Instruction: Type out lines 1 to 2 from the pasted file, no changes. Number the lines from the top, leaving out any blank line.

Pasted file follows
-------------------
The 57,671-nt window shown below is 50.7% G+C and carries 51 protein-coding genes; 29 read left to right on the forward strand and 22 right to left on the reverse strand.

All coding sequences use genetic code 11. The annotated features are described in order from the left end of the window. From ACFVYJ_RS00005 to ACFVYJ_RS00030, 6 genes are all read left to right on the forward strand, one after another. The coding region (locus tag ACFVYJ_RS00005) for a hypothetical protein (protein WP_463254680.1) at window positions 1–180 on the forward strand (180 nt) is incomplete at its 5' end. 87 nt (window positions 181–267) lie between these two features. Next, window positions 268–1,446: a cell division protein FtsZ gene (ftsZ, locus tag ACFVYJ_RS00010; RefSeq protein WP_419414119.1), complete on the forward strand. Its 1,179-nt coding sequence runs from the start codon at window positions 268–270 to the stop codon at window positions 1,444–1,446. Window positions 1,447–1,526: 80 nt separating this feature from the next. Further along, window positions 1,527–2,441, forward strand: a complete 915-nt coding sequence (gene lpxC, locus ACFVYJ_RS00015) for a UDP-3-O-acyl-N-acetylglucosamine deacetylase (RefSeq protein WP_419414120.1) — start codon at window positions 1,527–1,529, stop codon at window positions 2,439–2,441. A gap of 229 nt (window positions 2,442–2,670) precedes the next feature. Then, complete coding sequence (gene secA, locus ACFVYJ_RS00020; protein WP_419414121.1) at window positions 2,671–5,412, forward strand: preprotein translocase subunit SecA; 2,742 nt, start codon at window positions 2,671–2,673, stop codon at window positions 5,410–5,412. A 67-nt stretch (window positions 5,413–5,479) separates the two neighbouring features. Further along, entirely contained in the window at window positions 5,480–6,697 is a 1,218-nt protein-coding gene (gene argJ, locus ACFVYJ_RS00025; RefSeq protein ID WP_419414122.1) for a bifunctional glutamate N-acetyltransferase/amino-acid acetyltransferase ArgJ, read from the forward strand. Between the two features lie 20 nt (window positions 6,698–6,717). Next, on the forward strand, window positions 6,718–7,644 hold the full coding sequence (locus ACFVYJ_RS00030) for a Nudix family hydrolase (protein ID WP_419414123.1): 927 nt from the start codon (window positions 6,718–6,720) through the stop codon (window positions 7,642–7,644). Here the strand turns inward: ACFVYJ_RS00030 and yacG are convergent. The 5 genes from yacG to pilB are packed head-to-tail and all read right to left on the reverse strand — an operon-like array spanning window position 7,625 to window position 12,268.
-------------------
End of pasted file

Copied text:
The 57,671-nt window shown below is 50.7% G+C and carries 51 protein-coding genes; 29 read left to right on the forward strand and 22 right to left on the reverse strand.

All coding sequences use genetic code 11. The annotated features are described in order from the left end of the window. From ACFVYJ_RS00005 to ACFVYJ_RS00030, 6 genes are all read left to right on the forward strand, one after another. The coding region (locus tag ACFVYJ_RS00005) for a hypothetical protein (protein WP_463254680.1) at window positions 1–180 on the forward strand (180 nt) is incomplete at its 5' end. 87 nt (window positions 181–267) lie between these two features. Next, window positions 268–1,446: a cell division protein FtsZ gene (ftsZ, locus tag ACFVYJ_RS00010; RefSeq protein WP_419414119.1), complete on the forward strand. Its 1,179-nt coding sequence runs from the start codon at window positions 268–270 to the stop codon at window positions 1,444–1,446. Window positions 1,447–1,526: 80 nt separating this feature from the next. Further along, window positions 1,527–2,441, forward strand: a complete 915-nt coding sequence (gene lpxC, locus ACFVYJ_RS00015) for a UDP-3-O-acyl-N-acetylglucosamine deacetylase (RefSeq protein WP_419414120.1) — start codon at window positions 1,527–1,529, stop codon at window positions 2,439–2,441. A gap of 229 nt (window positions 2,442–2,670) precedes the next feature. Then, complete coding sequence (gene secA, locus ACFVYJ_RS00020; protein WP_419414121.1) at window positions 2,671–5,412, forward strand: preprotein translocase subunit SecA; 2,742 nt, start codon at window positions 2,671–2,673, stop codon at window positions 5,410–5,412. A 67-nt stretch (window positions 5,413–5,479) separates the two neighbouring features. Further along, entirely contained in the window at window positions 5,480–6,697 is a 1,218-nt protein-coding gene (gene argJ, locus ACFVYJ_RS00025; RefSeq protein ID WP_419414122.1) for a bifunctional glutamate N-acetyltransferase/amino-acid acetyltransferase ArgJ, read from the forward strand. Between the two features lie 20 nt (window positions 6,698–6,717). Next, on the forward strand, window positions 6,718–7,644 hold the full coding sequence (locus ACFVYJ_RS00030) for a Nudix family hydrolase (protein ID WP_419414123.1): 927 nt from the start codon (window positions 6,718–6,720) through the stop codon (window positions 7,642–7,644). Here the strand turns inward: ACFVYJ_RS00030 and yacG are convergent. The 5 genes from yacG to pilB are packed head-to-tail and all read right to left on the reverse strand — an operon-like array spanning window position 7,625 to window position 12,268.